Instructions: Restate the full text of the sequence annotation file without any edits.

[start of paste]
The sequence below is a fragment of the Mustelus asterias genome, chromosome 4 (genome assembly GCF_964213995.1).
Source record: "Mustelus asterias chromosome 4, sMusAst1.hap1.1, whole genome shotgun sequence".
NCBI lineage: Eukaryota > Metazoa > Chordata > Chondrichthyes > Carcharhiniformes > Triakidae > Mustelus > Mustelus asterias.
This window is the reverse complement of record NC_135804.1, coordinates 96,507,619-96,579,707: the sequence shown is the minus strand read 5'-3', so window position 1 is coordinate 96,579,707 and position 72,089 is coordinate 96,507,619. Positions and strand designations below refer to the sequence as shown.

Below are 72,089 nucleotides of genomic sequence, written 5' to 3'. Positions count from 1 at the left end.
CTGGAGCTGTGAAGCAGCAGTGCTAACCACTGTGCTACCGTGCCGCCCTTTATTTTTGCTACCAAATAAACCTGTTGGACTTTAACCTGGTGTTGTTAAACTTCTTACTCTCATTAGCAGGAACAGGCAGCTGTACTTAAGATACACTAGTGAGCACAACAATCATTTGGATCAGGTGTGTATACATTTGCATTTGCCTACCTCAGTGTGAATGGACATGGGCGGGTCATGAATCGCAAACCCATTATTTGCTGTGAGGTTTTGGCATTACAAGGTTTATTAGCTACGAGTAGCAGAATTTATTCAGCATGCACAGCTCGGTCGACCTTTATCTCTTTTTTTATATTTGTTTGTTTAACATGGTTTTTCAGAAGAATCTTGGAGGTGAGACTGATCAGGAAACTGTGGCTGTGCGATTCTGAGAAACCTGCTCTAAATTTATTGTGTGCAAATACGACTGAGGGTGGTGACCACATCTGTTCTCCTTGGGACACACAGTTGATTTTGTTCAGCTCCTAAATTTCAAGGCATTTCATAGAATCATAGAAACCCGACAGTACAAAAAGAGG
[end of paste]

The sequence below is a fragment of the Mustelus asterias genome, chromosome 4 (genome assembly GCF_964213995.1).
Source record: "Mustelus asterias chromosome 4, sMusAst1.hap1.1, whole genome shotgun sequence".
NCBI lineage: Eukaryota > Metazoa > Chordata > Chondrichthyes > Carcharhiniformes > Triakidae > Mustelus > Mustelus asterias.
This window is the reverse complement of record NC_135804.1, coordinates 96,507,619-96,579,707: the sequence shown is the minus strand read 5'-3', so window position 1 is coordinate 96,579,707 and position 72,089 is coordinate 96,507,619. Positions and strand designations below refer to the sequence as shown.

Below are 72,089 nucleotides of genomic sequence, written 5' to 3'. Positions count from 1 at the left end.
CTGGAGCTGTGAAGCAGCAGTGCTAACCACTGTGCTACCGTGCCGCCCTTTATTTTTGCTACCAAATAAACCTGTTGGACTTTAACCTGGTGTTGTTAAACTTCTTACTCTCATTAGCAGGAACAGGCAGCTGTACTTAAGATACACTAGTGAGCACAACAATCATTTGGATCAGGTGTGTATACATTTGCATTTGCCTACCTCAGTGTGAATGGACATGGGCGGGTCATGAATCGCAAACCCATTATTTGCTGTGAGGTTTTGGCATTACAAGGTTTATTAGCTACGAGTAGCAGAATTTATTCAGCATGCACAGCTCGGTCGACCTTTATCTCTTTTTTTATATTTGTTTGTTTAACATGGTTTTTCAGAAGAATCTTGGAGGTGAGACTGATCAGGAAACTGTGGCTGTGCGATTCTGAGAAACCTGCTCTAAATTTATTGTGTGCAAATACGACTGAGGGTGGTGACCACATCTGTTCTCCTTGGGACACACAGTTGATTTTGTTCAGCTCCTAAATTTCAAGGCATTTCATAGAATCATAGAAACCCGACAGTACAAAAAGAGG